John Harvard (clergyman)

John Harvard (clergyman)

John Harvard (November 26, 1607 – September 14, 1638) was an English clergyman after whom Harvard University is named.


Harvard was born and raised in London, in the borough of Southwark, the fourth of nine children, the son of Robert Harvard (1562-1625), a butcher and tavern owner, and his wife, Katherine Rogers (1584-1635), a native of Stratford-on-Avon whose father, Thomas Rogers (1540-1611), is sometimes thought to have been an associate of William Shakespeare (1564-1616). John Harvard was educated at St Saviour's Grammar School in Southwark, where his father Robert was a governor.

In 1625, his father, a stepsister, and two brothers died of the plague. Of his immediate family, only his mother and one brother, Thomas, remained. She remarried to John Elletson (1580-1626) who died within months of their marriage, and then to Richard Yearwood (1580-1632) in 1627. Harvard entered Emmanuel College, Cambridge, then a Puritan stronghold, in December 1627 and received his B.A. in 1632. Katherine died in 1635 and Thomas in the spring of 1637. John married Ann Sadler (1614-1655), of Ringmer, Sussex, in April, 1636, daughter of the Rev. John Sadler and sister of Harvard's contemporary, John Sadler, the lawyer and orientalist.

In May 1637 he emigrated with his wife to New England and settled in Charlestown, Massachusetts, where many of his classmates had arrived before him. Charlestown made him the minister of the Church, but within the following year he contracted tuberculosis and died on September 14, 1638. He is buried at the Phipps Street Cemetery in Charlestown.

Childless, Harvard bequeathed £779 (half of his estate) and his library of around 400 volumes to the New College at nearby Cambridge, which had been founded on September 8, 1636, and to his friend, the first schoolmaster of this college, Nathaniel Eaton. Eaton's Records indicate that the building of the new college began immediately in 1638 with the assistance of the carpenter Thomas Meakins and/or his son, Thomas Meakins, Jr. of Charlestown. It was completely constructed of wood, with a stone foundation and cellar, had its own apple orchard, and was apparently equipped with live-in accommodations for some 30 students, as there were at least that many attendant within the first year.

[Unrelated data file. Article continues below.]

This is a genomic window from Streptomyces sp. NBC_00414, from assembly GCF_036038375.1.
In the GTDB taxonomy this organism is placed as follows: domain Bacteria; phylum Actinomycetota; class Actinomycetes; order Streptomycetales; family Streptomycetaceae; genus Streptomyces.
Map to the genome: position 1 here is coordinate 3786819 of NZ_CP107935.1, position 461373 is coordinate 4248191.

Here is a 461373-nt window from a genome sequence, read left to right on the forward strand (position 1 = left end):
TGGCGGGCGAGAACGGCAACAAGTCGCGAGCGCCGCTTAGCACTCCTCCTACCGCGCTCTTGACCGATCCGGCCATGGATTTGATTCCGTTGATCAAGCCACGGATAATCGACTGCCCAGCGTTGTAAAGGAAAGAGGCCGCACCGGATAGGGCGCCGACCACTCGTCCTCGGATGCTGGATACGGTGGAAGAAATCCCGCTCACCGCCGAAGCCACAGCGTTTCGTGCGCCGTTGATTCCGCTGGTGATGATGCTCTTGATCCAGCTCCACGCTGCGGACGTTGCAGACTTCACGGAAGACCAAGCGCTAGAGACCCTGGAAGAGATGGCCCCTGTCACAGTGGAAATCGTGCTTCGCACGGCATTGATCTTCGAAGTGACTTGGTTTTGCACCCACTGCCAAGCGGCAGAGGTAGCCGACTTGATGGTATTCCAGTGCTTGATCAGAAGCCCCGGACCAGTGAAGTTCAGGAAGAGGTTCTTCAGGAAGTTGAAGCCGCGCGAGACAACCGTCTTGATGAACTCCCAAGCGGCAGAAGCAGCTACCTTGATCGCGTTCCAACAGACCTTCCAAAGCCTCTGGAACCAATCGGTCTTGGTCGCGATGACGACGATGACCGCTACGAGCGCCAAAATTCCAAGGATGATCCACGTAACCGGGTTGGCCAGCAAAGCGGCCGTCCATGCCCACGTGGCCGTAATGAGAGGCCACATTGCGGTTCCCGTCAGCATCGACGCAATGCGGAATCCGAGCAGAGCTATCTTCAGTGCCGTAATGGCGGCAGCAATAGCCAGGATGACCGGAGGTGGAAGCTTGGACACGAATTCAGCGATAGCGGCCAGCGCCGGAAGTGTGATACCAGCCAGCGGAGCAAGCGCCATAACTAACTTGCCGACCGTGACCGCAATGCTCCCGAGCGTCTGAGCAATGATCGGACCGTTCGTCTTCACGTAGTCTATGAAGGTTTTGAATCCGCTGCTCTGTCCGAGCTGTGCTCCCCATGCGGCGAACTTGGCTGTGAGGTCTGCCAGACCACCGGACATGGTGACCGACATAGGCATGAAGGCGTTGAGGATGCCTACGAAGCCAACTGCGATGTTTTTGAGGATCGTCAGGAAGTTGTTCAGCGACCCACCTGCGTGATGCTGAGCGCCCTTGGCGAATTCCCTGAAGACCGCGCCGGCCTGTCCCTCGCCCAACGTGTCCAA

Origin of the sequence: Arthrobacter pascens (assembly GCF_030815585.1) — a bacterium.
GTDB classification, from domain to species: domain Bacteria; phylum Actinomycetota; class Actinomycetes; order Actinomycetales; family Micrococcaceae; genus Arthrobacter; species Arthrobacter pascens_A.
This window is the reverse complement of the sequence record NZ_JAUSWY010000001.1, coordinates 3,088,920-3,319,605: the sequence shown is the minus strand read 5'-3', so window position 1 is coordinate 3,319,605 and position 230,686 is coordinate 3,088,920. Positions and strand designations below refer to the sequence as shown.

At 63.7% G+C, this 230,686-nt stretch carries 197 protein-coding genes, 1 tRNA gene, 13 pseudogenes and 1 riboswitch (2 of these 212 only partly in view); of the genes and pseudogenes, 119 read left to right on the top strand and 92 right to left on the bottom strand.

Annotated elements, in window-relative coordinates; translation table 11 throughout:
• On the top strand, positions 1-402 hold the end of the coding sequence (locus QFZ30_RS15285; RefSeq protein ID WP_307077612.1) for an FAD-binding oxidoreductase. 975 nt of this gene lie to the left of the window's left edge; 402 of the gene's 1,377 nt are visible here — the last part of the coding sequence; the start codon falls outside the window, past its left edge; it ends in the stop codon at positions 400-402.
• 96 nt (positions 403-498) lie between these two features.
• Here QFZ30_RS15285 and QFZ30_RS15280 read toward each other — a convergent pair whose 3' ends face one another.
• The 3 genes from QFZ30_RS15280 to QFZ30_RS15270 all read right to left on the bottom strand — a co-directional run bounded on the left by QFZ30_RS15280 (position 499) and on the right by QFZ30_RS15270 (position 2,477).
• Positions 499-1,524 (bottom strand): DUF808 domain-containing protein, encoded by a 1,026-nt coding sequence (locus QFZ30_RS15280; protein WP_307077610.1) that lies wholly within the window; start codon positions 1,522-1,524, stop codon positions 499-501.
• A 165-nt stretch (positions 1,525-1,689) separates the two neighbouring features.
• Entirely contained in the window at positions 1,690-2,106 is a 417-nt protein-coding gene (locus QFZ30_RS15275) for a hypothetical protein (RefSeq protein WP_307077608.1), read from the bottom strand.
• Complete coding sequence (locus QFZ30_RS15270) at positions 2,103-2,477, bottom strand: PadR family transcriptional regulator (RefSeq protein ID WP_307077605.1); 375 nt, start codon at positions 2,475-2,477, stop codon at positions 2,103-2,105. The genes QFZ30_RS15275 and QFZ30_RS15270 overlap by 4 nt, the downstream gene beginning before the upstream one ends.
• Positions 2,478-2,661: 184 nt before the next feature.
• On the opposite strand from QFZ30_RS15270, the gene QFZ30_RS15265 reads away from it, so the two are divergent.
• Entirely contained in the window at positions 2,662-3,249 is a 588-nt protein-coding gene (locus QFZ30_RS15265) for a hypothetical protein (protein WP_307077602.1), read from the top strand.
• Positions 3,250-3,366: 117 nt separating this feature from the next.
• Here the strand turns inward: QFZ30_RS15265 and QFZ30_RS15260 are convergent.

The school renamed itself "Harvard College" on March 13, 1639, and Harvard was first referred to as a "university" rather than a "college" by the new Massachusetts constitution of 1780.

No records or illustrations remain of the earliest college, which burnt to the ground in 1674 along with all but one of Harvard's original 400 volume donation.


A statue of John Harvard, sculpted by Daniel Chester French, sits in Harvard Yard at Harvard University. Despite its name, the statue does not depict the true likeness of John Harvard, as the sculptor had no accurate image to work from. [ Landmarks at Harvard] Access date March 2, 2008] The statue, known by Harvard tour guides as "the statue of three lies," claims that it depicts "John Harvard, Founder, 1638," but in reality Harvard was merely a contributor, not the founder; the institution was founded in 1636; and the statue is actually a likeness of someone else. French used a student as a model. [ [ John Harvard Statue] Access date March 2, 2008] [ [ Harvard's Statue of 3 Lies] Access date March 2, 2008]

The statue is depicted on a 1986 United States Postal Service 56 cent postage stamp, as part of the Great Americans series. [Scott catalog # 2191.]


External links

* [ Harvard as depicted on a cigar label from the early part of the 20th Century]
* [ House] The home of Katherine Rogers in Stratford-Upon-Avon
* [ St. Saviour's & St. Olave's School]

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